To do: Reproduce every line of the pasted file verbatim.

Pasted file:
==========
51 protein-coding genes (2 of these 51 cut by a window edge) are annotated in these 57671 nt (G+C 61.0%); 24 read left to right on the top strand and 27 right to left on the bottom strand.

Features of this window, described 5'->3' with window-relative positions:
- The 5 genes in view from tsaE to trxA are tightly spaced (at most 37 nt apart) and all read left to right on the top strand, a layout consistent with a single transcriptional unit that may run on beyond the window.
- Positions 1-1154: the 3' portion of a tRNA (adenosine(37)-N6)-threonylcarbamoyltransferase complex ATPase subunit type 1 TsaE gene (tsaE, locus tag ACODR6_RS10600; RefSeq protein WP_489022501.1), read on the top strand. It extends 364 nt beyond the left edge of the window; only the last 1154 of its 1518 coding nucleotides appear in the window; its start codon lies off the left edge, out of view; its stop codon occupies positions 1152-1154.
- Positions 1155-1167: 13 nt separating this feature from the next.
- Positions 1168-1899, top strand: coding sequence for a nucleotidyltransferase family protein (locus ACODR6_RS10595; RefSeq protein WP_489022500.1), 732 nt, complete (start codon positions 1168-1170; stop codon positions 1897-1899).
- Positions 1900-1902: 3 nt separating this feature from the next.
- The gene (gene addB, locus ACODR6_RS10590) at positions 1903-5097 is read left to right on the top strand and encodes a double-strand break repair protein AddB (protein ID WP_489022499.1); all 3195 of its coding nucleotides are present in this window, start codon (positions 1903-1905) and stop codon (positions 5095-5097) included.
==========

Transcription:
51 protein-coding genes (2 of these 51 cut by a window edge) are annotated in these 57671 nt (G+C 61.0%); 24 read left to right on the top strand and 27 right to left on the bottom strand.

Features of this window, described 5'->3' with window-relative positions:
- The 5 genes in view from tsaE to trxA are tightly spaced (at most 37 nt apart) and all read left to right on the top strand, a layout consistent with a single transcriptional unit that may run on beyond the window.
- Positions 1-1154: the 3' portion of a tRNA (adenosine(37)-N6)-threonylcarbamoyltransferase complex ATPase subunit type 1 TsaE gene (tsaE, locus tag ACODR6_RS10600; RefSeq protein WP_489022501.1), read on the top strand. It extends 364 nt beyond the left edge of the window; only the last 1154 of its 1518 coding nucleotides appear in the window; its start codon lies off the left edge, out of view; its stop codon occupies positions 1152-1154.
- Positions 1155-1167: 13 nt separating this feature from the next.
- Positions 1168-1899, top strand: coding sequence for a nucleotidyltransferase family protein (locus ACODR6_RS10595; RefSeq protein WP_489022500.1), 732 nt, complete (start codon positions 1168-1170; stop codon positions 1897-1899).
- Positions 1900-1902: 3 nt separating this feature from the next.
- The gene (gene addB, locus ACODR6_RS10590) at positions 1903-5097 is read left to right on the top strand and encodes a double-strand break repair protein AddB (protein ID WP_489022499.1); all 3195 of its coding nucleotides are present in this window, start codon (positions 1903-1905) and stop codon (positions 5095-5097) included.